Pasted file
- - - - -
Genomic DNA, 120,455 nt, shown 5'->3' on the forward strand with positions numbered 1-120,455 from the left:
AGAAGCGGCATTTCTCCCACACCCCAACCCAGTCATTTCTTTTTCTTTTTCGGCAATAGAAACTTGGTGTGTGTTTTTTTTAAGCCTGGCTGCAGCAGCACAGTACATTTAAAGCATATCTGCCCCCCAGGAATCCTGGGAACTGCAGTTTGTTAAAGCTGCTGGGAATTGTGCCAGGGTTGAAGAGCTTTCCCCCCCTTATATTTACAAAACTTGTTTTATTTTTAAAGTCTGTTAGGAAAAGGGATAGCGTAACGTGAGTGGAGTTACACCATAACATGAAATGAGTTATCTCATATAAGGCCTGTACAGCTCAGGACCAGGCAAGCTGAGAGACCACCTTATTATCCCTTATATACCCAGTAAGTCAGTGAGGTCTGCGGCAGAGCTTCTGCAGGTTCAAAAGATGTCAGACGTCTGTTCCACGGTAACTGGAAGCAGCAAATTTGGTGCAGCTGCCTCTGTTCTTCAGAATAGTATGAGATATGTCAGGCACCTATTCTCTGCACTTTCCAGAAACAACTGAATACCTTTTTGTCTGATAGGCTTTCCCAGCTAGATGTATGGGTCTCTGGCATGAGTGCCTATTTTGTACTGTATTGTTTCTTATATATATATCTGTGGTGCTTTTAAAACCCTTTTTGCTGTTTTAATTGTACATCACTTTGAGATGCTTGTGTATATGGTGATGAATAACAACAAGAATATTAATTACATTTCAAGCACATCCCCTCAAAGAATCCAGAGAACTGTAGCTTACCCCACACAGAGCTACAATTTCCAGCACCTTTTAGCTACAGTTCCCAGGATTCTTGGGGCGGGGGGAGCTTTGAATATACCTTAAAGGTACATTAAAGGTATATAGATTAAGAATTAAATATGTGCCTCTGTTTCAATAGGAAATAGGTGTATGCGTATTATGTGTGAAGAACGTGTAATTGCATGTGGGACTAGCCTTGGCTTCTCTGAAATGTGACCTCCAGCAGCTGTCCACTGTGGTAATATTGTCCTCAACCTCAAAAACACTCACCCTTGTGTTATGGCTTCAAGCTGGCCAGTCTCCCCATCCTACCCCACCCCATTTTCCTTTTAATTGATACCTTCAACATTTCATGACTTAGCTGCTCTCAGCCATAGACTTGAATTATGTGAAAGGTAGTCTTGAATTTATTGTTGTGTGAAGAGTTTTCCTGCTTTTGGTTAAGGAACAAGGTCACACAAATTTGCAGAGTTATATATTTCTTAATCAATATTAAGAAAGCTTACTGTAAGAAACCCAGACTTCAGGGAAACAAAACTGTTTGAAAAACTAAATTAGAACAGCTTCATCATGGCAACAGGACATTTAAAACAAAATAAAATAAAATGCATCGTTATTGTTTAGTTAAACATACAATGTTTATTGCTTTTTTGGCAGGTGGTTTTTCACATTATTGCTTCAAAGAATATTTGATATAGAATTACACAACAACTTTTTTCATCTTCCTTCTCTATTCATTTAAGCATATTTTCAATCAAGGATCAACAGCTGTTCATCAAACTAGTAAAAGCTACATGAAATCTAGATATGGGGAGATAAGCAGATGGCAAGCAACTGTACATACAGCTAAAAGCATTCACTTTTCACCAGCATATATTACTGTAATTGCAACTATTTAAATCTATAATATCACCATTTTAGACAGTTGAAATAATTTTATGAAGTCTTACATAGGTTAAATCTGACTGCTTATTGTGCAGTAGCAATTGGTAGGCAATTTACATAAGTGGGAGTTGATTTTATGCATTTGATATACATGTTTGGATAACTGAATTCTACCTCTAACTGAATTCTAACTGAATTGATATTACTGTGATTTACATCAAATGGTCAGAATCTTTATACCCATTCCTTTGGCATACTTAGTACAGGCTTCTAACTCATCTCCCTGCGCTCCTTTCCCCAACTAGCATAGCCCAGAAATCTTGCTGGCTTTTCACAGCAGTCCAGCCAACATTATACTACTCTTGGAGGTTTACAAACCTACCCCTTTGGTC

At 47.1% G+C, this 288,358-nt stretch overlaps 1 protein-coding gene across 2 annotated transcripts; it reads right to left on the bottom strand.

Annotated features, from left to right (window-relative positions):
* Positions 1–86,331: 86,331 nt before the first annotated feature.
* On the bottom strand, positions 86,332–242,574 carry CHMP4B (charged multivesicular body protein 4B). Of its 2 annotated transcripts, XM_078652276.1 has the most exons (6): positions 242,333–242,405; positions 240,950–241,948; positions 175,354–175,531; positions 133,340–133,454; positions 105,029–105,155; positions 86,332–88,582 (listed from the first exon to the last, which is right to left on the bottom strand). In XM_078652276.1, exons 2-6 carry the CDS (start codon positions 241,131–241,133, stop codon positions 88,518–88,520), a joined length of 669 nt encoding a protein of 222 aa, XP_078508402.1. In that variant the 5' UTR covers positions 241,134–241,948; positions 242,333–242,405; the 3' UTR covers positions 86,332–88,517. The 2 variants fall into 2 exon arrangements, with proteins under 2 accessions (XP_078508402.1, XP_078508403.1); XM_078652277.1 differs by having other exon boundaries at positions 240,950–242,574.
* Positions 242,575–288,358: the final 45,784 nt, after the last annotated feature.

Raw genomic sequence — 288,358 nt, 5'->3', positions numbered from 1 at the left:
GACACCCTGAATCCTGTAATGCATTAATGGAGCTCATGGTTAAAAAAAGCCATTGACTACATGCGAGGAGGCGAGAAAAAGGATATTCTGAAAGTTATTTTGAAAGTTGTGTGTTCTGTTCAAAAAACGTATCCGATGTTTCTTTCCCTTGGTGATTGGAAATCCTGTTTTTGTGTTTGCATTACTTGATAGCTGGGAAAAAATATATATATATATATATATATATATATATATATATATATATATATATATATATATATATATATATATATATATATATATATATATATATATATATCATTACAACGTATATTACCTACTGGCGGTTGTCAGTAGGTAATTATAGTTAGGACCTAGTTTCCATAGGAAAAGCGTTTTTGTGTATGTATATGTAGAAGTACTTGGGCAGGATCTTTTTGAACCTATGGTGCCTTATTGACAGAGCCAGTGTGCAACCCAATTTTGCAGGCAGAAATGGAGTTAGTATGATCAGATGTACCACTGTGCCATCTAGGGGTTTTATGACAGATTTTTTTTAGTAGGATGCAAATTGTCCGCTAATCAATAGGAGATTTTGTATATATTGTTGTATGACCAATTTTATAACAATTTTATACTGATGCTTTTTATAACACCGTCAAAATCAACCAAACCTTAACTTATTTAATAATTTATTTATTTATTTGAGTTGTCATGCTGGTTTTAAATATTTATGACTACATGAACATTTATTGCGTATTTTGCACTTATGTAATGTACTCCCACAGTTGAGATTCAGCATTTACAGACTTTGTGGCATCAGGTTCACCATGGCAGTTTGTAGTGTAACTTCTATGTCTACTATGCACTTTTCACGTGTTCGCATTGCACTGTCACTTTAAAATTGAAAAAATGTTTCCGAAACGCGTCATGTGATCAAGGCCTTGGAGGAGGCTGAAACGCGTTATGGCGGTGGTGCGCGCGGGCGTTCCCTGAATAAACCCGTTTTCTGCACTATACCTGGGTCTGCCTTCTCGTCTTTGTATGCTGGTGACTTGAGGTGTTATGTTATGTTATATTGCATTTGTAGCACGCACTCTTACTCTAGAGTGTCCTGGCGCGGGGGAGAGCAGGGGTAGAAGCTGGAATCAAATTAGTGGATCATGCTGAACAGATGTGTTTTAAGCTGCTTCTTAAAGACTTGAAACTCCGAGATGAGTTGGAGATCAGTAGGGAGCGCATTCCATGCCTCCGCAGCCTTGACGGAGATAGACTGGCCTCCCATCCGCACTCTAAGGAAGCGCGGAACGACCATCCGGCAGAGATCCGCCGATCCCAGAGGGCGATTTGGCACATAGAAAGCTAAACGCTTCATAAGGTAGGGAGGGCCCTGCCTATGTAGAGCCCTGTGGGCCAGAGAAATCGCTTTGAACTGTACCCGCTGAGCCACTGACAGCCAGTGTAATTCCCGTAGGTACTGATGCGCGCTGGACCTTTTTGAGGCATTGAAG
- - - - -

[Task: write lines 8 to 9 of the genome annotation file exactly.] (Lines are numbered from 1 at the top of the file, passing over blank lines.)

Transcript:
Raw genomic sequence — 288,358 nt, 5'->3', positions numbered from 1 at the left:
GACACCCTGAATCCTGTAATGCATTAATGGAGCTCATGGTTAAAAAAAGCCATTGACTACATGCGAGGAGGCGAGAAAAAGGATATTCTGAAAGTTATTTTGAAAGTTGTGTGTTCTGTTCAAAAAACGTATCCGATGTTTCTTTCCCTTGGTGATTGGAAATCCTGTTTTTGTGTTTGCATTACTTGATAGCTGGGAAAAAATATATATATATATATATATATATATATATATATATATATATATATATATATATATATATATATATATATATATATATATATATATATATATATATCATTACAACGTATATTACCTACTGGCGGTTGTCAGTAGGTAATTATAGTTAGGACCTAGTTTCCATAGGAAAAGCGTTTTTGTGTATGTATATGTAGAAGTACTTGGGCAGGATCTTTTTGAACCTATGGTGCCTTATTGACAGAGCCAGTGTGCAACCCAATTTTGCAGGCAGAAATGGAGTTAGTATGATCAGATGTACCACTGTGCCATCTAGGGGTTTTATGACAGATTTTTTTTAGTAGGATGCAAATTGTCCGCTAATCAATAGGAGATTTTGTATATATTGTTGTATGACCAATTTTATAACAATTTTATACTGATGCTTTTTATAACACCGTCAAAATCAACCAAACCTTAACTTATTTAATAATTTATTTATTTATTTGAGTTGTCATGCTGGTTTTAAATATTTATGACTACATGAACATTTATTGCGTATTTTGCACTTATGTAATGTACTCCCACAGTTGAGATTCAGCATTTACAGACTTTGTGGCATCAGGTTCACCATGGCAGTTTGTAGTGTAACTTCTATGTCTACTATGCACTTTTCACGTGTTCGCATTGCACTGTCACTTTAAAATTGAAAAAATGTTTCCGAAACGCGTCATGTGATCAAGGCCTTGGAGGAGGCTGAAACGCGTTATGGCGGTGGTGCGCGCGGGCGTTCCCTGAATAAACCCGTTTTCTGCACTATACCTGGGTCTGCCTTCTCGTCTTTGTATGCTGGTGACTTGAGGTGTTATGTTATGTTATATTGCATTTGTAGCACGCACTCTTACTCTAGAGTGTCCTGGCGCGGGGGAGAGCAGGGGTAGAAGCTGGAATCAAATTAGTGGATCATGCTGAACAGATGTGTTTTAAGCTGCTTCTTAAAGACTTGAAACTCCGAGATGAGTTGGAGATCAGTAGGGAGCGCATTCCATGCCTCCGCAGCCTTGACGGAGATAGACTGGCCTCCCATCCGCACTCTAAGGAAGCGCGGAACGACCATCCGGCAGAGATCCGCCGATCCCAGAGGGCGATTTGGCACATAGAAAGCTAAACGCTTCATAAGGTAGGGAGGGCCCTGCCTATGTAGAGCCCTGTGGGCCAGAGAAATCGCTTTGAACTGTACCCGCTGAGCCACTGACAGCCAGTGTAATTCCCGTAGGTACTGATGCGCGCTGGACCTTTTTGAGGCATTGAAG